A brief history of "Karens" and how to spot them at your local Women's March.
Whether you know someone actually named Karen or not, there's a high possibility that you've met a "Karen."
Not all "Karens" are named Karen, and not everyone named Karen is a "Karen"—but "Karens" are constantly walking (and tweeting) among us. Not too far removed from the "can I speak to your manager?" meme before it, "Karen" has become a catch-all name for the type of white woman with whom we've unfortunately grown all-too familiar. "Karens" live with the idea that their womanhood exonerates them from white privilege, and their day-to-day shenanigans prove they truly don't know how to read the room.
If you're so lucky as to not have dealt with a Karen in real life, then you've probably read about them in stories online. The woman in Oakland who called the police on a black family for barbecuing by the lake? She's a Karen. That time "gun girl" Kaitlyn Bennett said "we don't live in a racist society"? She was being especially Karen-like. Just this week, when Alyssa Milano—starter of the #MeToo movement—said she was continuing to endorse Joe Biden, without acknowledging the sexual assault allegations against him? Peak Karen behavior.
But the most Karen of all Karens is writer Julie Bindel, who tweeted some absolute insanity over the weekend: "Does anyone else think the 'Karen' slur is woman hating and based on class prejudice?" Ah, yes—good ol' class prejudice against upper-middle-class white folks. What could be more nefarious?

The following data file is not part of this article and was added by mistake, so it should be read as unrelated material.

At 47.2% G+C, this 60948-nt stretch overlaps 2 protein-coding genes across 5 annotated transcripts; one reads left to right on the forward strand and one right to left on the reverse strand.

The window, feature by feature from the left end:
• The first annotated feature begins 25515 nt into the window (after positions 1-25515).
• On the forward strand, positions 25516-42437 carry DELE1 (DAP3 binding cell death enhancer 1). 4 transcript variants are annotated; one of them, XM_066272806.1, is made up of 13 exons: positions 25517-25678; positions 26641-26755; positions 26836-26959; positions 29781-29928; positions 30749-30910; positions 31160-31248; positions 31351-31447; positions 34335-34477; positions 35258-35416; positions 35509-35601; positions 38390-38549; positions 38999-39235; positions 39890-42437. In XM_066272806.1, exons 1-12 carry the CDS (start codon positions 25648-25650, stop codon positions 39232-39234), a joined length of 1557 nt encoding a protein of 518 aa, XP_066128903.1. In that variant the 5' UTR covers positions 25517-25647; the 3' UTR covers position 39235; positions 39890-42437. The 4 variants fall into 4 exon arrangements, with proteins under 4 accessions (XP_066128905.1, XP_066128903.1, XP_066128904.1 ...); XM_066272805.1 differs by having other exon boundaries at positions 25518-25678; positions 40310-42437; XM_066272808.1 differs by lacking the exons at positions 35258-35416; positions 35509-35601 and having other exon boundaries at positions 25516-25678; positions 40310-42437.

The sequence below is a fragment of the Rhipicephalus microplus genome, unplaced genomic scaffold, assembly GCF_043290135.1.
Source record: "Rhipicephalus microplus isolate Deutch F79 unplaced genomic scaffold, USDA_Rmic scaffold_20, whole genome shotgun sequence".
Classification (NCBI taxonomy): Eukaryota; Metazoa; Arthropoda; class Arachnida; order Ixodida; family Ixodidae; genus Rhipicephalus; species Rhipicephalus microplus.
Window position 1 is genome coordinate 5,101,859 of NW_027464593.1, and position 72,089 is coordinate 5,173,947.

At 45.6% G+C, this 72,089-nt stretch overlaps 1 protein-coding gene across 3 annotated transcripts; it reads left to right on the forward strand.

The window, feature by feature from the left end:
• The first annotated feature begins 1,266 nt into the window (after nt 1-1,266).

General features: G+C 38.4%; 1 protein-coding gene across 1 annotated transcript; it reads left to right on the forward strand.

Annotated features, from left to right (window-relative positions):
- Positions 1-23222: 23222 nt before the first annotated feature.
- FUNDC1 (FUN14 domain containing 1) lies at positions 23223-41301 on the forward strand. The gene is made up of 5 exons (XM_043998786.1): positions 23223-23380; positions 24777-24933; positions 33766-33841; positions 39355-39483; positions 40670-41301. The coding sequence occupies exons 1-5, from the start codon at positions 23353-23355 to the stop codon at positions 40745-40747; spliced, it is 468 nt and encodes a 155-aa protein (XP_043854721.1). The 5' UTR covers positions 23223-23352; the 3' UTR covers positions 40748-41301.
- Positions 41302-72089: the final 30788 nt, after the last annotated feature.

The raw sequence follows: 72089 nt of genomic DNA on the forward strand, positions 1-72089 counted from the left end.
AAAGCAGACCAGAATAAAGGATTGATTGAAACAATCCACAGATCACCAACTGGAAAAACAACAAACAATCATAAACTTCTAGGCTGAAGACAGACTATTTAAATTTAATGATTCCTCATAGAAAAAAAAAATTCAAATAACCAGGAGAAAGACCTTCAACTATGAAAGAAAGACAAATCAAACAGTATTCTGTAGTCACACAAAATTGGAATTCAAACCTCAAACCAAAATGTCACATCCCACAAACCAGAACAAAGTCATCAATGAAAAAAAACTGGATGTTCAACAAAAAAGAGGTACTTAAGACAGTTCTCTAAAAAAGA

As with a lot of slang that's been adopted by the masses over the past decade, this usage of "Karen" was first coined by black people. It's since become canonized in reference to women like Bindel, who are so caught up in their narrow, self-centered view of feminism that they fail to acknowledge their glaring white privilege.
Most of all, Karens don't want to be left out of anything—especially oppression. They will latch onto any inconvenience that gives them the tiniest semblance of systematic oppression, arguing that "Karen" generalizes a specific collection of traits—white, middle-aged, upper-middle-class—as if those aren't the exact traits most frequently found in men of power. What makes Karens so dangerous is that they claim to be feminists but only act on it when that feminism directly benefits them; their racism, homophobia, and transphobia aren't always explicit, but their actions lack all the nuance of intersectionality.
Worst of all, Bindel's tweet seems to liken "Karen" with racial slurs, as if "the K-word" could ever come close to approximating the malicious history of actual derogatory words (plus, FYI, there already is another "k-word").
In summary: Don't be a Karen. "Karen" isn't a slur. If you're innocent and your name just so happens to be Karen, I'm so terribly sorry.
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The song is loud and braggadocios, and as police assault innocent protestors across the country, YG once again says what's exactly on our mind.
As protests swell across the country demanding an end to police brutality and justice for the murder of George Floyd, YG once again releases a protest song in line with the current political climate.
YG - FTP (Official Audio) www.youtube.com
It's time to study.
Now that you've flooded Instagram with photos of black squares, it's time to hunker down for some real activism.
If you're a white person, you're sitting on top of about four centuries of institutionalized racism. In the wake of George Floyd's murder by police and countless Black Lives Matter protests across the nation, it's time to show up—with your body, with your voice, and with your brain.